RALEIGH, N.C. (WNCN) – As Raleigh’s mayor and Gov. Roy Cooper (D) weigh new requirements on wearing masks, House Speaker Tim Moore (R) says the mandate will not apply at the General Assembly.
“The legislative complex is exempt from that as a legislative body,” he said. “I will often wear a mask on different occasions, but I don’t wear it to preside. So, I think it should be up to an individual’s choice to decide whether or not they’re going to wear a mask.”
The issue of wearing masks came up this week in a debate over a bill to reopen bowling alleys and skating rinks. That bill would require employees to wear masks. For customers, it would be “strongly encouraged.”
Rep. Graig Meyer (D-Orange/Caswell) chastised fellow lawmakers who choose not to wear masks on the House floor.
“Why are you not wearing a mask? Why are you putting me and all of us at risk?” he asked.
Meyer revealed his daughter was recently diagnosed with COVID-19 and experiencing mild to moderate symptoms. He said the two had not seen each other in over two weeks.
He told CBS 17, “We should (wear a mask) because we should be protecting each other. I don’t understand the bravado of, ‘Oh, I’m not gonna wear a mask because I’m tougher than that.’ I’m wearing this mask because I care about other people not because I’m trying to protect myself.”
During a House Health Committee meeting Wednesday, state Health and Human Services Secretary Dr. Mandy Cohen said more research is showing that wearing a mask or face covering helps to prevent people from spreading COVID-19.
“It’s that double layer of protection. It’s not perfect. It doesn’t mean there’s no risk. But, it definitely decreases risk a lot. And, that’s why we’re trying to recommend a low-cost, highly accessible intervention like a face covering,” said Cohen.
Speaker Moore said masks are available to House members and staff who ask for them.
“We have other protocols in place. As you know, we’ve been checking temperatures and other protocols. We also have nurses here that are checking if people are well,” he said.
The city’s mask requirement takes effect Friday at 4 p.m. In a document explaining how this will work, it states law enforcement “will educate and encourage voluntary compliance with this order.”
For the last several weeks, employees at the legislative complex have been taking people’s temperatures as they enter the buildings. That abruptly stopped this week with no explanation of why.
Sen. Terry Van Duyn (D-Buncombe) wrote to Legislative Services Officer Paul Coble recently regarding her concerns with the lack of social distancing she’s seen at the legislature and noting that some employees are not wearing masks including when they were taking people’s temperatures.
In March, an employee in the cafeteria tested positive for COVID-19 after showing symptoms while at work.
In an email to Sen. Van Duyn obtained by CBS 17, Coble wrote, “We have taken the threat of the Coronavirus very seriously and there has been no disregard for anyone’s safety or health. We have enhanced our cleaning regimen not only on an increased daily basis but also on request whenever there has been any question about the possible spread. We have also purchased 2 electrostatic sprayers that allow us to clean spaces more thoroughly and more effectively. We clean meeting rooms and the chambers every night after sessions and often again the next day before a new round of meetings begins.”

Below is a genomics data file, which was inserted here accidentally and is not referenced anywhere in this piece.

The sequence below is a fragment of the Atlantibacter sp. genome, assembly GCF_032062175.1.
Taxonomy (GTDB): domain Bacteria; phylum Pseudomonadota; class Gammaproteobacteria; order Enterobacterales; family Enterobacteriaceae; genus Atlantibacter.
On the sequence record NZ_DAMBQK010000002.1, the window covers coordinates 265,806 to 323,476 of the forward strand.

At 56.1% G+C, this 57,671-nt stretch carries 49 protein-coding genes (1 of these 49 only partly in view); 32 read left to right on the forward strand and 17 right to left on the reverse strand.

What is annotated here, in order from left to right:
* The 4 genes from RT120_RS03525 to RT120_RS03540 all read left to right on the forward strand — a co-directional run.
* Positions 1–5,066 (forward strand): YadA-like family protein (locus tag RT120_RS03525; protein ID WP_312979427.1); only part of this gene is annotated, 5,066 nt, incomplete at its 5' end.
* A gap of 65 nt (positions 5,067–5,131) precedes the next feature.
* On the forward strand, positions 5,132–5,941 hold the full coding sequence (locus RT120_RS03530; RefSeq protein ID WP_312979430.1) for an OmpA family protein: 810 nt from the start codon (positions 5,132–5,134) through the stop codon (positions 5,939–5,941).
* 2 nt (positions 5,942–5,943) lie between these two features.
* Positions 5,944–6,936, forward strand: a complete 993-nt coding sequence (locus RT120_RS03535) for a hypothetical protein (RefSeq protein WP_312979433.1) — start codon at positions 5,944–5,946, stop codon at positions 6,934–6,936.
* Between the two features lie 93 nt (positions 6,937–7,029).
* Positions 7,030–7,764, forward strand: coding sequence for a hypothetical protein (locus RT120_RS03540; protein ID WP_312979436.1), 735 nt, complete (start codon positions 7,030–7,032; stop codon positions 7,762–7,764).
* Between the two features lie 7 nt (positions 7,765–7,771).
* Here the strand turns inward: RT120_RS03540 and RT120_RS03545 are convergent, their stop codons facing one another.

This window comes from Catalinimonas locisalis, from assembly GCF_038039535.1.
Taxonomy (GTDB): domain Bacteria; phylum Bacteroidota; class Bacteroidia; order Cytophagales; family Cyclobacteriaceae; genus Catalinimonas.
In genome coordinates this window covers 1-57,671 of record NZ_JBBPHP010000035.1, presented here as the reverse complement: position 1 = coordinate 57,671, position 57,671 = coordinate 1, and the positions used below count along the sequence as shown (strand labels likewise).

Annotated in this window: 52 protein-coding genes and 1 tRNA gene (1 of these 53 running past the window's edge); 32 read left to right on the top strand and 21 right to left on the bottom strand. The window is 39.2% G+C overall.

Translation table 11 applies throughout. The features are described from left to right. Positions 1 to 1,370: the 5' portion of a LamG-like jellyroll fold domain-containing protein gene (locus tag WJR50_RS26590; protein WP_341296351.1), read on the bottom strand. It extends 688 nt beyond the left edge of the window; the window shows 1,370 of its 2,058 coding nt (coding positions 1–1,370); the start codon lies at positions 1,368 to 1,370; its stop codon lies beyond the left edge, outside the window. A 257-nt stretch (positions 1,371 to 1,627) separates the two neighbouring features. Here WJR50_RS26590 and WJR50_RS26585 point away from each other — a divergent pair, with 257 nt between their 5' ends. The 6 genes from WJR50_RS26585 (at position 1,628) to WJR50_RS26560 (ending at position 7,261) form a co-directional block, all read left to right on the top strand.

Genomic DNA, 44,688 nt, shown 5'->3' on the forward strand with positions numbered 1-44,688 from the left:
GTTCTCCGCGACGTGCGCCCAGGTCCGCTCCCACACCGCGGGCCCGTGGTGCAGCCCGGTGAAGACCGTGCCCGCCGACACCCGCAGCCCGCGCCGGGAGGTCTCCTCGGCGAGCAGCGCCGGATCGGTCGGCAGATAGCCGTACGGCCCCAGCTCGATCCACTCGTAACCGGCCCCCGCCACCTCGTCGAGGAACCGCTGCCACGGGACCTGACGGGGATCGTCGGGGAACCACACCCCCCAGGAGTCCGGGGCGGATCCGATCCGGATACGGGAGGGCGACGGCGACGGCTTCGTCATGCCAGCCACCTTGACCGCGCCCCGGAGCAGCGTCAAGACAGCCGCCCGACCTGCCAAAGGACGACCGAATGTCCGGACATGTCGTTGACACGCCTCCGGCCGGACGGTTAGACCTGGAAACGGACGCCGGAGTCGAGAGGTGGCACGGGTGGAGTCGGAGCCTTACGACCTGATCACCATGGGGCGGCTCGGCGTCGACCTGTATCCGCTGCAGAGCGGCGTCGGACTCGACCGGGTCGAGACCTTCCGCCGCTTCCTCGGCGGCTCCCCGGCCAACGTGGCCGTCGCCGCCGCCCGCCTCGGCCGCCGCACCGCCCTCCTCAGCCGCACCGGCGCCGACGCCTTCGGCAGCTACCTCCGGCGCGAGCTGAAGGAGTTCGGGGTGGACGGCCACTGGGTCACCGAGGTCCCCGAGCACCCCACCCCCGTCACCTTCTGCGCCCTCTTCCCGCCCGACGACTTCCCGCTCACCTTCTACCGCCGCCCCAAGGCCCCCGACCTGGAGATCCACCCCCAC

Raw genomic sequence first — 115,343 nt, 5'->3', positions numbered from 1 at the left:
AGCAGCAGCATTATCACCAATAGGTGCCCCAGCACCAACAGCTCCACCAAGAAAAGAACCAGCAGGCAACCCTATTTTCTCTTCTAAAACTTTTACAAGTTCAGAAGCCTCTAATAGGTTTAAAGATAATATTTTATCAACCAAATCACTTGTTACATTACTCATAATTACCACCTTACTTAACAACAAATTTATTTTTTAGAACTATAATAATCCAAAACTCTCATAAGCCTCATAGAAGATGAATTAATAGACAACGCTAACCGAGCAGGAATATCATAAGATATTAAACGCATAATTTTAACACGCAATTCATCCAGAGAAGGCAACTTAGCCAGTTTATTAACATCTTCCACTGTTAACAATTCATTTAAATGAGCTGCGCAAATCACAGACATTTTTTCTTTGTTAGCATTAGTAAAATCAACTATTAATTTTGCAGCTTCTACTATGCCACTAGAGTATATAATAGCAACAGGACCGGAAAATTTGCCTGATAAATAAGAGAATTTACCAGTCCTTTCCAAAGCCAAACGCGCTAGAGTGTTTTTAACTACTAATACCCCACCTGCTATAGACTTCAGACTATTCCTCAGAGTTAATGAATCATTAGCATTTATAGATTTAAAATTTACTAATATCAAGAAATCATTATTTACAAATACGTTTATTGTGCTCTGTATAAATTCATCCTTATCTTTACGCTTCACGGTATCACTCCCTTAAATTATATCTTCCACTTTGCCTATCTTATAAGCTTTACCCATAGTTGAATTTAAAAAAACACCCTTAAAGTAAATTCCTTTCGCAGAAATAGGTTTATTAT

He also wrote, “Unfortunately, I do not control the actions of members, Sgt. At Arms or guests in the building and they make their own decisions on whether they will wear masks or not. Given the mixed messages and confusion around the effectiveness of wearing masks, I have not required staff to use masks regularly but have told them that they should use them in meetings where others in attendance may feel uncomfortable. Once again, I cannot require members to wear masks in meetings and as you have observed, many choose not to do so.”
Coble did not reply to requests for comment from CBS 17 to explain why the temperature screenings have stopped.
Senate Democrats sent a letter Tuesday to Senate leader Phil Berger (R) calling the decision to end the screenings “alarming” and asking for “a public explanation.”
On Wednesday, Coble replied with a new letter saying the temperature checks would resume Monday, June 22.
“I made the decision to cease the temperature checks and move to a nurse-based model of care due to the fact that we have not had a single case of an elevated temperature reading during the past six weeks. However, I can appreciate your concern that the procedure provided an extra feeling of safety,” Coble wrote.
Democrats also criticized the decision to end socially distanced seating in the Senate and raised concerns about how closely people sit to one another during some committee meetings.
A spokesperson for Sen. Berger has not responded to a request for comment on those issues.
Sen. Van Duyn (D-Buncombe) said her husband is in a high-risk category for COVID-19, so his doctor advised her not see him in person until two weeks after the legislative session ends.
“It concerns me to the point that I am not comfortable going home on the weekends. And in fact, I have not been in my house since session started,” she said
She said she stays in an apartment above the garage when she returns home.
“If anyone here gets sick, not only is that tragic for the person who gets sick but it will send a huge message,” she said.
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